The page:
Imagine that you are working on your strategy going forward. You know that this is important. It will affect many people. So naturally you engage in the task with great determination. Of course you don't do it alone - after all you are an inclusive leader. You involve many of your trusted advisors and co-workers. You listen to them and take their thoughts into account. You gather all the material into a presentation and form the makings of a strategy there.
It's still early on in the process and you want more input and feedback based on what you have gathered so far. So you show the presentation in a meeting with many of your co-workers present. The feedback you get is not what you expected. You get some input on font and colour, but not a lot regarding the strategy itself.
What has changed? When you talked to people earlier they had lots of input. You take some time to reflect: “Why are people not engaged?” “Why will they not give feedback?” I mean, you did involve them properly and took their thoughts into account. You did allow for them to help mold the way forward. Didn't you?
The notion of top-down management with a group of people telling others what to do is slowly becoming abundant. Autonomy and co-leadership is becoming increasingly more relevant. As we have heard so many times, this calls for a different kind of leadership. But what does that really mean? And how do you do it?
Let's direct our thoughts back to your work on the strategy. It's not like you went for the top-down approach and took the management group on an off-site, decided on a strategy, presented it in an all-hands meeting and told everyone to get with the program. You involved and engaged many people along the way. Still, there is a leap from involvement to co-creation. You need to do more than involve people to engage, you need to invite them as equal partners in the process.
When we co-create we discover new ways of thinking. The meaning of the word is “making something together”. We can use it internally to co-create our organization and we can use it externally to co-create new products and services. It is a powerful capability that enables product and organizational innovation. Especially intriguing is how it can lead to a people-oriented culture motivated for change.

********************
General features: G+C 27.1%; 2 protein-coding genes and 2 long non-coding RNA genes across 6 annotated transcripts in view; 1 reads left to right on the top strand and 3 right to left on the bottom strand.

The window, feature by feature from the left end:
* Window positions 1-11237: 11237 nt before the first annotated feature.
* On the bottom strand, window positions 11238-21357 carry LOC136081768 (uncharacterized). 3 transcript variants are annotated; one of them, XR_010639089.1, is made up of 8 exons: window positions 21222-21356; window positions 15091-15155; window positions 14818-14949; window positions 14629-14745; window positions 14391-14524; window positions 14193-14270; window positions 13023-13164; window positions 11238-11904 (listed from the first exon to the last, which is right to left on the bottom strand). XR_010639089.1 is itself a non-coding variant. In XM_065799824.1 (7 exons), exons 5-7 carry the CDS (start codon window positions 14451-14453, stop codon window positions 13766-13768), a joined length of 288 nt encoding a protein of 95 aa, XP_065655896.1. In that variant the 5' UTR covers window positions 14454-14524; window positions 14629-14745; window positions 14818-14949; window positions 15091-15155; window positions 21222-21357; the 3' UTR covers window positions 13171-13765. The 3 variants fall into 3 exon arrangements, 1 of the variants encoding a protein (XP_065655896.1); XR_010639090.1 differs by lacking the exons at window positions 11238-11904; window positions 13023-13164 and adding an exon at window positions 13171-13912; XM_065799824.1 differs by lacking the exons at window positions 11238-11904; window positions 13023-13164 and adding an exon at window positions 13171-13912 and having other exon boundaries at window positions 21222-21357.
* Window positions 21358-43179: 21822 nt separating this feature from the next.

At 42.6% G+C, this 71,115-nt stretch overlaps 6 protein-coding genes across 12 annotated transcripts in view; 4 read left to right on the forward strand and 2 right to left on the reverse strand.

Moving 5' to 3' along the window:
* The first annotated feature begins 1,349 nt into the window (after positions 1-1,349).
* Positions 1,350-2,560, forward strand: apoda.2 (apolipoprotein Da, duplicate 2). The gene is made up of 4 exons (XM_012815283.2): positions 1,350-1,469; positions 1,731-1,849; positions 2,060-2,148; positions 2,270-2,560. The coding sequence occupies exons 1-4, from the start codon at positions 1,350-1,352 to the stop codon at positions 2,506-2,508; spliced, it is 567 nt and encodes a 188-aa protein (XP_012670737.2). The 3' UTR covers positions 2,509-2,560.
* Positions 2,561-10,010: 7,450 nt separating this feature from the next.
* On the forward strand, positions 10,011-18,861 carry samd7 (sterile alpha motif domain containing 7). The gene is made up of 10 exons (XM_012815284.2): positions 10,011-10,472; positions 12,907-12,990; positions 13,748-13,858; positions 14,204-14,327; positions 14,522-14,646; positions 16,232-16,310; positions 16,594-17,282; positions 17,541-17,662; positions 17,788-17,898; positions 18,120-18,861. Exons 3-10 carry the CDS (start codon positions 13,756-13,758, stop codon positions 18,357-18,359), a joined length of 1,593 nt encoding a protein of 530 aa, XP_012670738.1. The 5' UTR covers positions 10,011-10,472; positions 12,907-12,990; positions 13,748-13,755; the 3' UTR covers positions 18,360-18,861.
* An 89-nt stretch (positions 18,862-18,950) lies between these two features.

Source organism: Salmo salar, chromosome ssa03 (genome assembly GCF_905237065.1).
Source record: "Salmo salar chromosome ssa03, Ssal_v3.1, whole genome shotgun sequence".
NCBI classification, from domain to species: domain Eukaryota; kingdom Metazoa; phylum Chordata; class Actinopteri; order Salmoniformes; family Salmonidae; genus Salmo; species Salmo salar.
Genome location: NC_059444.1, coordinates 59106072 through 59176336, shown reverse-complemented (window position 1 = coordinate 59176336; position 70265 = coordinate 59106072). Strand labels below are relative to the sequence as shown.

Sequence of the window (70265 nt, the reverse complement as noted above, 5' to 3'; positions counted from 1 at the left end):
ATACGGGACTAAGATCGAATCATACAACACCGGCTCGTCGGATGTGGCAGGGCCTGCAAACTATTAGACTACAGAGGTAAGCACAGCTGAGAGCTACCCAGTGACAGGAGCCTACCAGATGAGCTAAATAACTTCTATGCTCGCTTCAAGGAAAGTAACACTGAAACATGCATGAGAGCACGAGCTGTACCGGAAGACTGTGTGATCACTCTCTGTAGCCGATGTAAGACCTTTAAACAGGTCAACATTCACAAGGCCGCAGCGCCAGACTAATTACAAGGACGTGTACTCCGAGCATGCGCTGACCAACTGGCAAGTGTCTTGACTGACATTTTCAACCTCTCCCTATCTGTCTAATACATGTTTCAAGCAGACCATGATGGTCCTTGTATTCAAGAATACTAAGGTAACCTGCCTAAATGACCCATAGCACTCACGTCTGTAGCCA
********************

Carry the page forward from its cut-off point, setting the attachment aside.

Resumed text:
We are constantly reminded that change is inevitable and that our surroundings are changing more rapidly than ever. The previous year being living proof of this. How you approach change will affect how people respond. Do you implement a change top-down, do you involve people in the change or do you design the change journey together? Whether people support and engage in your change is largely dependent on your approach and co-creation is a capability that can help you create engagement and ownership.
One of the things that are changing is the degree of autonomy in our work. We expect more autonomy - as people and in teams. When we start exploring team autonomy we are often faced with the challenge of setting common goals to guide these teams. And we want to make sure our efforts are directed towards that common goal. By co-creating these goals you enable ownership, understanding and resilience over time.
As an advocate for an Agile way of work I have always encouraged and sought co-creation, without being aware that it's “a thing”. It lies inherently as a natural part of the way you work when you are becoming Agile. The Manifesto for Agile Software Development says to value “individuals and interactions over processes and tools”.
To me co-creation is about people. About involving and engaging. -And the recognition that we create more value when we think together. I believe that we discover new and better ways when we co-create our process, our product and our culture. That we should let go and trust that the collective wisdom is more powerful than the wisdom of a few.
If it is so powerful we should do it everywhere all the time, right? Well, no. In the neverending search for the silver bullet, I'm sorry to say that co-creation is not one either. This is not a capability that can be built out of thin air. To reap the benefits you need to build on a foundation of trust, transparency and psychological safety.